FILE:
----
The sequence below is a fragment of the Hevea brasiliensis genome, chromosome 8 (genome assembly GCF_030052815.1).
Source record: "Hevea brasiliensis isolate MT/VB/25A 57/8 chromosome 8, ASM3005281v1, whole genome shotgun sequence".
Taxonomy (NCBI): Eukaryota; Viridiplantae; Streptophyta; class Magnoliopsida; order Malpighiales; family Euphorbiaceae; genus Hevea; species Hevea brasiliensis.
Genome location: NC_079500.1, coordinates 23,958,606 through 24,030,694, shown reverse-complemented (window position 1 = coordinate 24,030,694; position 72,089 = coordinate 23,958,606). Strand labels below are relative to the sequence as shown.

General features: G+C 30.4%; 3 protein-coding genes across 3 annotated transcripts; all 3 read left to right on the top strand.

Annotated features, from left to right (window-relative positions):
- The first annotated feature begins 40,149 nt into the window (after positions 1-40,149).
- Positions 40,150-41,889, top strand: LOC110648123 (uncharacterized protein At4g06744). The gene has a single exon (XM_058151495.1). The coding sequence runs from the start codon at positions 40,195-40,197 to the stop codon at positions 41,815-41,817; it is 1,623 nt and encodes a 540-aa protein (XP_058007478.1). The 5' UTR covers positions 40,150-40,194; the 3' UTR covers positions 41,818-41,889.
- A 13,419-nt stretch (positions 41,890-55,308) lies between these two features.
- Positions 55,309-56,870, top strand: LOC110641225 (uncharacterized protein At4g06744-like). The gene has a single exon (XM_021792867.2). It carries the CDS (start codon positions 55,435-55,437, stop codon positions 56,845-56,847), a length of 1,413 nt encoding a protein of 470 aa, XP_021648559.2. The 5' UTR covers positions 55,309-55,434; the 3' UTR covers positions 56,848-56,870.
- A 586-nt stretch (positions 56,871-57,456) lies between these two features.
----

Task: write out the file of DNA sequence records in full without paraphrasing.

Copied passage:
The sequence below is a fragment of the Hevea brasiliensis genome, chromosome 8 (genome assembly GCF_030052815.1).
Source record: "Hevea brasiliensis isolate MT/VB/25A 57/8 chromosome 8, ASM3005281v1, whole genome shotgun sequence".
Taxonomy (NCBI): Eukaryota; Viridiplantae; Streptophyta; class Magnoliopsida; order Malpighiales; family Euphorbiaceae; genus Hevea; species Hevea brasiliensis.
Genome location: NC_079500.1, coordinates 23,958,606 through 24,030,694, shown reverse-complemented (window position 1 = coordinate 24,030,694; position 72,089 = coordinate 23,958,606). Strand labels below are relative to the sequence as shown.

General features: G+C 30.4%; 3 protein-coding genes across 3 annotated transcripts; all 3 read left to right on the top strand.

Annotated features, from left to right (window-relative positions):
- The first annotated feature begins 40,149 nt into the window (after positions 1-40,149).
- Positions 40,150-41,889, top strand: LOC110648123 (uncharacterized protein At4g06744). The gene has a single exon (XM_058151495.1). The coding sequence runs from the start codon at positions 40,195-40,197 to the stop codon at positions 41,815-41,817; it is 1,623 nt and encodes a 540-aa protein (XP_058007478.1). The 5' UTR covers positions 40,150-40,194; the 3' UTR covers positions 41,818-41,889.
- A 13,419-nt stretch (positions 41,890-55,308) lies between these two features.
- Positions 55,309-56,870, top strand: LOC110641225 (uncharacterized protein At4g06744-like). The gene has a single exon (XM_021792867.2). It carries the CDS (start codon positions 55,435-55,437, stop codon positions 56,845-56,847), a length of 1,413 nt encoding a protein of 470 aa, XP_021648559.2. The 5' UTR covers positions 55,309-55,434; the 3' UTR covers positions 56,848-56,870.
- A 586-nt stretch (positions 56,871-57,456) lies between these two features.